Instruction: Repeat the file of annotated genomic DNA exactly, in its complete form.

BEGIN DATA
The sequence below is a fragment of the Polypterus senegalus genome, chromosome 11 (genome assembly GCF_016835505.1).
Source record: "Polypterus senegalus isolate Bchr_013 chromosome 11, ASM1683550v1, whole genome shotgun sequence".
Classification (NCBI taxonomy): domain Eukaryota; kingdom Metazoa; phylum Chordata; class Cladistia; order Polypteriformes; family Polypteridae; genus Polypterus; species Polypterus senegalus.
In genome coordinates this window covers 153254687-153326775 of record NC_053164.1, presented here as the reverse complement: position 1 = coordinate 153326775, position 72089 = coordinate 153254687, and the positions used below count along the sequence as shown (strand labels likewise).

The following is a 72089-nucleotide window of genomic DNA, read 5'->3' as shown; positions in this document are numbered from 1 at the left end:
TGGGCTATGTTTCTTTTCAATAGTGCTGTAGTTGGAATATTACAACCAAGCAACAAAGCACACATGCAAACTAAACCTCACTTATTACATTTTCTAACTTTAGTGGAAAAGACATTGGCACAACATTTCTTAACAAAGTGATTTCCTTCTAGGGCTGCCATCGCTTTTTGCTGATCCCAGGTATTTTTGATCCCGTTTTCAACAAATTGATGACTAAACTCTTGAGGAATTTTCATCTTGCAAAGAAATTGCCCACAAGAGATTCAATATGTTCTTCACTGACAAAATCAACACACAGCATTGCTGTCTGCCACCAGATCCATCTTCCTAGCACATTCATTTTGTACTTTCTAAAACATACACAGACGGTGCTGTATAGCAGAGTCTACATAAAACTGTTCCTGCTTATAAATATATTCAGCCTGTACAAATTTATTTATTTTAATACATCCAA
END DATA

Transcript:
The sequence below is a fragment of the Polypterus senegalus genome, chromosome 11 (genome assembly GCF_016835505.1).
Source record: "Polypterus senegalus isolate Bchr_013 chromosome 11, ASM1683550v1, whole genome shotgun sequence".
Classification (NCBI taxonomy): domain Eukaryota; kingdom Metazoa; phylum Chordata; class Cladistia; order Polypteriformes; family Polypteridae; genus Polypterus; species Polypterus senegalus.
In genome coordinates this window covers 153254687-153326775 of record NC_053164.1, presented here as the reverse complement: position 1 = coordinate 153326775, position 72089 = coordinate 153254687, and the positions used below count along the sequence as shown (strand labels likewise).

The following is a 72089-nucleotide window of genomic DNA, read 5'->3' as shown; positions in this document are numbered from 1 at the left end:
TGGGCTATGTTTCTTTTCAATAGTGCTGTAGTTGGAATATTACAACCAAGCAACAAAGCACACATGCAAACTAAACCTCACTTATTACATTTTCTAACTTTAGTGGAAAAGACATTGGCACAACATTTCTTAACAAAGTGATTTCCTTCTAGGGCTGCCATCGCTTTTTGCTGATCCCAGGTATTTTTGATCCCGTTTTCAACAAATTGATGACTAAACTCTTGAGGAATTTTCATCTTGCAAAGAAATTGCCCACAAGAGATTCAATATGTTCTTCACTGACAAAATCAACACACAGCATTGCTGTCTGCCACCAGATCCATCTTCCTAGCACATTCATTTTGTACTTTCTAAAACATACACAGACGGTGCTGTATAGCAGAGTCTACATAAAACTGTTCCTGCTTATAAATATATTCAGCCTGTACAAATTTATTTATTTTAATACATCCAA